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Chapter 16. Network Security Issues > 35. So which type of firewall is better t... - Pg. 490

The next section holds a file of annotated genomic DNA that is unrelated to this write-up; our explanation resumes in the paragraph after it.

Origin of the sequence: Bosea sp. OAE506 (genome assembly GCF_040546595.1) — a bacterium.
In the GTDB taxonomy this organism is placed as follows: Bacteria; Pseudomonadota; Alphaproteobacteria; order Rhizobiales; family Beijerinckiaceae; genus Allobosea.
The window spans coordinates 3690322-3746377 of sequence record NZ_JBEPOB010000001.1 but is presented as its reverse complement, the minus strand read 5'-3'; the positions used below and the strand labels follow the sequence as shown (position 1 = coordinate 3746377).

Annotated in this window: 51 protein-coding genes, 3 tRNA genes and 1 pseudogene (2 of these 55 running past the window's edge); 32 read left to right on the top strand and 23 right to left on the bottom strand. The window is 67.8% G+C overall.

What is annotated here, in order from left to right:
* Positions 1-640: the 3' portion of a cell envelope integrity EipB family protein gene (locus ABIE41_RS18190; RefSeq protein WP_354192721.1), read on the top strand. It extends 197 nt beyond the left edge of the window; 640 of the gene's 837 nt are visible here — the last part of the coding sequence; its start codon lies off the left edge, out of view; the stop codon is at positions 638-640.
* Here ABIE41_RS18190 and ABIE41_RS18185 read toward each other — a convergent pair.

490 Networking Explained, Second Edition 35. So which type of firewall is better than the others? The fact is, each firewall architecture has its merits and drawbacks. Let's review the features of all major firewall types. Router screening is fast and allows rejection of com- mon errors, cracker attacks, and user strangeness which is part of any network connection. Application filtering firewalls provide extensive application control and monitoring of application behavior. Proxy facilities provide application control and session control between sources and destinations as well as address translation facilities. Stateful firewalls allow technical attacks from breaching a network and provide sophisticated filtering tech- niques that rival almost any proxy or application gateway. In short, almost all firewall approaches have strengths and weaknesses. In fact, this is a good thing for customers. What is best for the customer is security, implemented for the right reasons and in the most productive manner. This means that the optimal firewall configuration is one that can per- form all the various types of rule-based filtering previously described depending on the type of application being used and the best security methodology approach to solve the security problem for the application environment. No single security rule-based approach that has been described can properly address all security issues in a networked environ- ment. Most network security experts will tell you that it is impractical to expect one approach to be useful in all environments. A list of other security features that you might want to consider when evaluating routers or firewalls is given in Table 16.3 36. OK, I think I understand firewalls. You also mentioned encryption. What is that? Encryption is a process that converts sensitive data into a coded form. When retrieved by authorized users, this coded form is then reconverted (i.e., decoded) into meaningful text. Encryption essentially hides or disguises information from unintended recipients, but enables authorized users retrieve it. The study of secret communication is called cryptol- ogy, and the practice or art of encoding messages is called cryptography. Unencrypted data is referred to as plaintext and its encrypted output is called ciphertext. A simple encryption technique is a letter-substitution cipher. For example, let's agree that we will use the following "key" for coding and decoding messages: A O B D C C J M S K K F L R D I E S F V G A H P P B Y T Z L I Y , # M Z N X O E Q G R N T W U H V Q W U X J Now, the message, DEAR JANE, NOT GETTING ANY BETTER, HURRY HOME is coded by substituting the plaintext characters with those of our cipher. Thus, the encrypted message is, ISON MOXS# XEW ASWWYXA OXT DSWWSN# PHNNT PEZS This message can now be sent via public channels and decoded by an authorized person who knows the key. If the message is intercepted or finds its way into the hands of an unauthorized person, it will most likely appear as meaningless gibberish. Of course, it is always possible that an unintended recipient could crack the code.